Back Tuesday I discovered the rather tantalizing Mohr-Masceronic theorem which essentially says that anything you can do with a compass and straight edge you can do with a fixable alone. It’s not exactly that the straight edge is completely redundant as for the compass alone constructions you need a fixable compass, i.e one you can lift or slide along the paper while Euclid makes due with a non-slidable compass. Often called a ‘snap-compass’ imagining that it snaps together if you lift it from the paper.
The equivalence between a fixable compass and a (snap compass+straightedge) as a tool was as one might remember the point of Prop.2 Book 2 ( http://aleph0.clarku.edu/~djoyce/elements/bookI/propI2.html ) and though I’d like everything to be possible using a snap compass alone that’s supposedly not the case.
Anyhow some cut-the-knot apparently has a very nice sequence of compass only construction which lead you through some of the steps to prove the Mohr-Masceronic theorem which are pretty neat as puzzles (http://www.cut-the-knot.org/do_you_know/compass.shtml)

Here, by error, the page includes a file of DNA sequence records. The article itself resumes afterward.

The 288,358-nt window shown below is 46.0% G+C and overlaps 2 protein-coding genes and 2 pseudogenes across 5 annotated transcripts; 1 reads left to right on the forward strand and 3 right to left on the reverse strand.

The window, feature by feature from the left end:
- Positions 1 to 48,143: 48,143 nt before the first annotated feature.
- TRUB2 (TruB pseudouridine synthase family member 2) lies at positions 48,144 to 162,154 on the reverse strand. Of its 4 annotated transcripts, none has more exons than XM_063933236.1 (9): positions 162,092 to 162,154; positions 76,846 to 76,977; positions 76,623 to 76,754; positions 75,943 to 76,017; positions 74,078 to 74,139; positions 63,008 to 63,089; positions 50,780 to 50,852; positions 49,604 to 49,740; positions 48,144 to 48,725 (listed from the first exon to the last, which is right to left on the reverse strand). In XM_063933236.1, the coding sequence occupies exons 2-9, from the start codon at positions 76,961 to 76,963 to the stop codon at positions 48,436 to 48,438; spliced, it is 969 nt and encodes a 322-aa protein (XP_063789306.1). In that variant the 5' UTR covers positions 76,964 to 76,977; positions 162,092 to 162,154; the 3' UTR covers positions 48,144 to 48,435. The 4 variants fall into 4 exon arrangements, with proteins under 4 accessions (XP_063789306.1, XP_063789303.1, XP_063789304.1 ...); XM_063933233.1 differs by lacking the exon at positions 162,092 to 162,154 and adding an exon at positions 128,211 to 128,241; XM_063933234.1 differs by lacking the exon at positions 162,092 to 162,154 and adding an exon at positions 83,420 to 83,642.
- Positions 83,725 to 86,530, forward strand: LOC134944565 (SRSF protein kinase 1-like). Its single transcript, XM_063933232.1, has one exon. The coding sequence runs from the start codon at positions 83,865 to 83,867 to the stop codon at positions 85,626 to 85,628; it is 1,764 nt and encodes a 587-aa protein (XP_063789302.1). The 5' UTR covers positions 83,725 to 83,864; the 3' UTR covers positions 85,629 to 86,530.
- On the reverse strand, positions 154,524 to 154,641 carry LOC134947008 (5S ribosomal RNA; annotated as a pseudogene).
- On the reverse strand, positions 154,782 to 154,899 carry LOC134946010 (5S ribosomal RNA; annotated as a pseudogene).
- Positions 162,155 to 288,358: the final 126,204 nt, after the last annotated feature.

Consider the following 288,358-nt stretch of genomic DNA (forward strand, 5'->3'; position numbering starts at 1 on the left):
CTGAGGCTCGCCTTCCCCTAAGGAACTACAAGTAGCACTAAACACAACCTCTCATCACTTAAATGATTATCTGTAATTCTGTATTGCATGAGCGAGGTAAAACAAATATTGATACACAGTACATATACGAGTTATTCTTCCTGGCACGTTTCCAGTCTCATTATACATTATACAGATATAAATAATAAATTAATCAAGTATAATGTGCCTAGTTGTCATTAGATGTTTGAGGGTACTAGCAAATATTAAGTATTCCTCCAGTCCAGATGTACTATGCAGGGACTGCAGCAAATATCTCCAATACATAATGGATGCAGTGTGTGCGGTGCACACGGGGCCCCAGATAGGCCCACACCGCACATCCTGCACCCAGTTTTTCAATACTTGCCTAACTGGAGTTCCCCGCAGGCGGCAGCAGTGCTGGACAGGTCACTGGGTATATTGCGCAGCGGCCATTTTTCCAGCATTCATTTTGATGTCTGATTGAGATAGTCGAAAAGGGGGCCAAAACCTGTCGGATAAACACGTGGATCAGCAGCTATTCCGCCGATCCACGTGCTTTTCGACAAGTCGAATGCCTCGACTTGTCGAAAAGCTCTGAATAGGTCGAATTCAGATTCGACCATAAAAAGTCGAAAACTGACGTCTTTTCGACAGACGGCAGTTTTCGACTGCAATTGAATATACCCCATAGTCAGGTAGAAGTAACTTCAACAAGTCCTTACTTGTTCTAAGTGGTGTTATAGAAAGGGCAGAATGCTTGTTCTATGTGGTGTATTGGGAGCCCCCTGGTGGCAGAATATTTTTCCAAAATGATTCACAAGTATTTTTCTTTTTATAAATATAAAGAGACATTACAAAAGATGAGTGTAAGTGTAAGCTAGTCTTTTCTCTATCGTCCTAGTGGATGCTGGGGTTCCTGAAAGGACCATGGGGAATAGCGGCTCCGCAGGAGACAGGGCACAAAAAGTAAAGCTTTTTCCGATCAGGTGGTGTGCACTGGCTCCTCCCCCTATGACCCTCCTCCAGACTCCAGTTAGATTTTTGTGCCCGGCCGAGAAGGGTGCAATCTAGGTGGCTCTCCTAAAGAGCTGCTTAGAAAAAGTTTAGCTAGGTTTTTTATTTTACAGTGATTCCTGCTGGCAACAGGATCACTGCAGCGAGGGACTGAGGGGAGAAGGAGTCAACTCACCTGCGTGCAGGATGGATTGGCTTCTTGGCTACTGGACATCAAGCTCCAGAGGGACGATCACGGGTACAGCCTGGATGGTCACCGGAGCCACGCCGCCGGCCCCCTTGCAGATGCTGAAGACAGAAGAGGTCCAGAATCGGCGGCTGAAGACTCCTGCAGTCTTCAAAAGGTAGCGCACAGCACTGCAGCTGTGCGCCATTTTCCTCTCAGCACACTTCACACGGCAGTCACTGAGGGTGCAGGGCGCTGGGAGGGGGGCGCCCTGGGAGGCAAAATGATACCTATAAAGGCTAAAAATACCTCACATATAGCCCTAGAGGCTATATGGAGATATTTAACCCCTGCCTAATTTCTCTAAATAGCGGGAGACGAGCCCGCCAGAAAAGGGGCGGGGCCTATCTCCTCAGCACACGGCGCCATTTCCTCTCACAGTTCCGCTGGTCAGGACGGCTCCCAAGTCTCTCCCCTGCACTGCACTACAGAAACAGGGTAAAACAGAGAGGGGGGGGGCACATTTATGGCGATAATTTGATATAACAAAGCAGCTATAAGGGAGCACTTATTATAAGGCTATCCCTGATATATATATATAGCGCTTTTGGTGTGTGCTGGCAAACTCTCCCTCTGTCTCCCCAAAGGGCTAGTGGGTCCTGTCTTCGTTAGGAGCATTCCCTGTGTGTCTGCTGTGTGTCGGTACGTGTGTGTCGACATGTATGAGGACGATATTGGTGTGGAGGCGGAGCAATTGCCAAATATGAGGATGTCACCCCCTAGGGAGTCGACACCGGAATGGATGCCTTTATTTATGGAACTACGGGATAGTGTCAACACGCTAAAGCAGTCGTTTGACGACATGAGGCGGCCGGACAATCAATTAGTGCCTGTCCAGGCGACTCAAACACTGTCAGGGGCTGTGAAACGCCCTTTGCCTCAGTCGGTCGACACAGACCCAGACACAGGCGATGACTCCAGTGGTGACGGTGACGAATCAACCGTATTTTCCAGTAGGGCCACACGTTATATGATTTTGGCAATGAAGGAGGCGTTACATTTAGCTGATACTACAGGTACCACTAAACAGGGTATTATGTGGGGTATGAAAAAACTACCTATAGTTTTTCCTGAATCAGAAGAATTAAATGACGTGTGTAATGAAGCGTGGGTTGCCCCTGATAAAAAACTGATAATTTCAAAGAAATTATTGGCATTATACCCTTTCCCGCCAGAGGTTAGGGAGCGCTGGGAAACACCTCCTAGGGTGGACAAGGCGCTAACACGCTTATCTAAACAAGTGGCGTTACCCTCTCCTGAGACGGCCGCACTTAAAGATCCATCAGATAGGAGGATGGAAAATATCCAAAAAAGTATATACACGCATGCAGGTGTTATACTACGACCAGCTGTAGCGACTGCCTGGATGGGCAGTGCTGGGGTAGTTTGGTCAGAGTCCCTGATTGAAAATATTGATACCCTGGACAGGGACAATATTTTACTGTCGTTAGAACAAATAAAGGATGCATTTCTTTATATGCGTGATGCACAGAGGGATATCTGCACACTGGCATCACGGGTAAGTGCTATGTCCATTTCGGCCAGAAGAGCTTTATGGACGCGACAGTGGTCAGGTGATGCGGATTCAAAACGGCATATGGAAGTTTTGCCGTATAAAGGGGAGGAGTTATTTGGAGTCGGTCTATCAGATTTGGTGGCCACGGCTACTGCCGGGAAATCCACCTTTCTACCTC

Still I am for whatever insane reason partial to the snap compass over the real compass so I’ve also been playing at finding what problems I can solve with just that tool and I was somewhat delighted that I was able to adapt the construction of a parallel line through a point from my previous post ( https://seriouscephalopod.wordpress.com/2015/04/01/working-with-a-compass-and-straight-edge-takes-time/ ) to a snap compass a unexplained visualization of the construction being shown below:
Of course this problem of finding a parallel line through a point (or rather a fourth point which with the off-line point forms a parallel line) is depressingly trivial to solve if you can move the compass as it’s the same as creating a paralellogram:
I also tried out making a .gif for the snap-compass construction which is mostly just blurry and annoying but now I’ve tried that for the first time.